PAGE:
As if the white saviour complex wasn’t enough, my experience travelling to Africa with my mixed-race younger siblings also opened my eyes to the insidious issue of colourism. It was shocking to see how my younger siblings were treated with privilege and favouritism because of their lighter skin tone, while my Black mother and I were treated differently. The blatant bias and preference for lighter skin tones highlight the deep-rooted colourism still prevalent in many societies, including those on the African continent. This further perpetuates the harmful narrative that whiteness and lighter skin tones are superior, while Blackness and darker skin tones are deemed inferior. Colourism is a form of systemic oppression that hurts people's dignity and worth just because of the colour of their skin. We must seeit for what it is and do something about it.

The white saviour narrative is not new; it has been present in movies and television shows for many years. Movies like "Tarzan" and "Sheena," in which white characters save African tribes and cultures, are good examples. These movies reinforce the idea that white people are superior to people of colour and can only save African people from themselves.

As I look back on my childhood, I am filled with a deep sense of sadness and regret when I think about how much I loved these movies. I had no idea that the white saviour narrative was affecting me on a psychological level. The character of Tarzan enthralled me, and I wanted to be just like him — brave, strong, and fearless. But I didn’t realise then that the movie’s underlying message was that white people were superior to Africans and that we needed to be saved by them.

The impact of this harmful narrative on me was immense. It created a power dynamic in which white people were seen as heroes, and people of colour were relegated to a subordinate and inferior position. I didn't realise how much damage this was doing to my mind until I got older and started to deal with the racism that is built into our society.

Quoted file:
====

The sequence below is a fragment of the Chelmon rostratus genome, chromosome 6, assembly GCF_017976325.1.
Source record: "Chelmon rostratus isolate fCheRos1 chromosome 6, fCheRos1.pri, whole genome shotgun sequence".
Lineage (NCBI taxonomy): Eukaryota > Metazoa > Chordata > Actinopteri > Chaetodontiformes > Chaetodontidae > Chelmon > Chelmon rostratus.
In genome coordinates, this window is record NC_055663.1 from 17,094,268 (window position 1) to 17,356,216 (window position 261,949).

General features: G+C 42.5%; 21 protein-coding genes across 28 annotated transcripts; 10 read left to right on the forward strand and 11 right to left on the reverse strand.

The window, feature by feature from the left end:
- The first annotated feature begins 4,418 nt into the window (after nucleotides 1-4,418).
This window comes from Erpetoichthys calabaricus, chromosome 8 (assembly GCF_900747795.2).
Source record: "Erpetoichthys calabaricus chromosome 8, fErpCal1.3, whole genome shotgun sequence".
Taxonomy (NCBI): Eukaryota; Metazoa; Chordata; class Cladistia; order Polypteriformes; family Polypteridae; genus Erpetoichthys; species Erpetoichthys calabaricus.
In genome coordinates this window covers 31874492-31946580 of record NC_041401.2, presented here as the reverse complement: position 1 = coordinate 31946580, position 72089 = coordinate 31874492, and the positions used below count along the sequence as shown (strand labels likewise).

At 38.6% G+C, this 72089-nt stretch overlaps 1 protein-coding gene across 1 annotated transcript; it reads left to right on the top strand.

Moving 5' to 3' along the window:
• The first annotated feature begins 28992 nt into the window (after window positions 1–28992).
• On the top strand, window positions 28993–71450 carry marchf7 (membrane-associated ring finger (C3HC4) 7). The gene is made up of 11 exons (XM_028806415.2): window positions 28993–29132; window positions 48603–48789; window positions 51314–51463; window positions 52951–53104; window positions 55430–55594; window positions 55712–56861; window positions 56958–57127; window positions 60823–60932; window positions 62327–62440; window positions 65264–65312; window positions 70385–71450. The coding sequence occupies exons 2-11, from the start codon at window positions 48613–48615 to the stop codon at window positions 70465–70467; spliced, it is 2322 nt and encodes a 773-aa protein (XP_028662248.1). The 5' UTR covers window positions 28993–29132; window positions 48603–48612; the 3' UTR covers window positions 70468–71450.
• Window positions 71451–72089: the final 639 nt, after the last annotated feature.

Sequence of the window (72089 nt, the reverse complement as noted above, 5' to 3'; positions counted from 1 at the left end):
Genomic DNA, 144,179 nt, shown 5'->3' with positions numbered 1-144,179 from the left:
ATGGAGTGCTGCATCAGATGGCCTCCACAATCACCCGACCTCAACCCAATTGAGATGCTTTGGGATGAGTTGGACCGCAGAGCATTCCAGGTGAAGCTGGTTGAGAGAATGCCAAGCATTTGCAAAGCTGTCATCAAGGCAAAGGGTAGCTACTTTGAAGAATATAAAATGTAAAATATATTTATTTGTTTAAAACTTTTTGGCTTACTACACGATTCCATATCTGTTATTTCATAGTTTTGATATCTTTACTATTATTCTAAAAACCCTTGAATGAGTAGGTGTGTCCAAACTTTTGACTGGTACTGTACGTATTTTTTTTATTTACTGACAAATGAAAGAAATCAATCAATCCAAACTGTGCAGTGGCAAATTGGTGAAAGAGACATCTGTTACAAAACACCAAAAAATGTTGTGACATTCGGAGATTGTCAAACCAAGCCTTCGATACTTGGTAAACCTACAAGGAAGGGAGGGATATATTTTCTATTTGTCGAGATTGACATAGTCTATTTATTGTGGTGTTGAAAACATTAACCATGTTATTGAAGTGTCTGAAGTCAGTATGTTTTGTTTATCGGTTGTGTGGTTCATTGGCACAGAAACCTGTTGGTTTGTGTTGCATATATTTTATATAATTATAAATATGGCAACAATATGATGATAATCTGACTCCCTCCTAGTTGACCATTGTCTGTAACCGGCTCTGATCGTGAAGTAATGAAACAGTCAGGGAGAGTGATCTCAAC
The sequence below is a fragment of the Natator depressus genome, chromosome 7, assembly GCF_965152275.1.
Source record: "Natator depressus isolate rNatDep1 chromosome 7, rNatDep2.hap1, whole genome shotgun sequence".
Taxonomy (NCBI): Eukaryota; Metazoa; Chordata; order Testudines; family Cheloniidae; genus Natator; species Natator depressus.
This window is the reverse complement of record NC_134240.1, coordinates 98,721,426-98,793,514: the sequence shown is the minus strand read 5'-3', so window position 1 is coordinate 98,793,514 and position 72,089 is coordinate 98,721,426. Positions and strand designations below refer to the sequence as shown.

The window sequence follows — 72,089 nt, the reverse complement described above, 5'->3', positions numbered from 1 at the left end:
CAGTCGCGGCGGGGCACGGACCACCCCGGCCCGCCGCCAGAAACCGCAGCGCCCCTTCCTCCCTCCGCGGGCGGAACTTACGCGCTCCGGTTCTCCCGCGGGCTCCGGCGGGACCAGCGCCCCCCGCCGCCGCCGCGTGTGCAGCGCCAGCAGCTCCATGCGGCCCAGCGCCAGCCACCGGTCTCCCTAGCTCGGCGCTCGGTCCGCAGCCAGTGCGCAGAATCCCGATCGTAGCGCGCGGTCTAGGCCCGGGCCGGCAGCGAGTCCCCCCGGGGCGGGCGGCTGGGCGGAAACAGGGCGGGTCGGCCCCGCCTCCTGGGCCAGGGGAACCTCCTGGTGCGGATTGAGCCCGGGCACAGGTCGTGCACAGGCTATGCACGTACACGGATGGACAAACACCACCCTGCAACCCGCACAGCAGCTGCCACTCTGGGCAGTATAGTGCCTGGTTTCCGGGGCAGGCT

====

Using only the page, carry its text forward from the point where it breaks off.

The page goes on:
The character of Sheena only added to the damaging effects of the white saviour narrative. Once again, a white person was shown to save people of colour, reinforcing the idea that we are weak and need white people to save us.

When I think back on my childhood, my heart breaks for all the other kids who have to deal with these harmful stories. It is heartbreaking to think these images of white people as saviours in Africa are still being used. This creates a power structure in which white people are seen as better and people of colour are seen as weak and helpless. We need to work to eliminate these harmful stories and make a world where all cultures and people are respected and valued.

These stories can lead to feelings of self-doubt and inferiority, so it’s important to recognise and challenge them to create a society where everyone feels equal and welcome. As a therapist and specialist in cultural consciousness, I have seen firsthand the devastating and pervasive impact of the “white saviour narrative on mental health. It’s infuriating that these narratives persist and are even celebrated in popular media, perpetuating a power dynamic that reinforces white supremacy and systemic racism.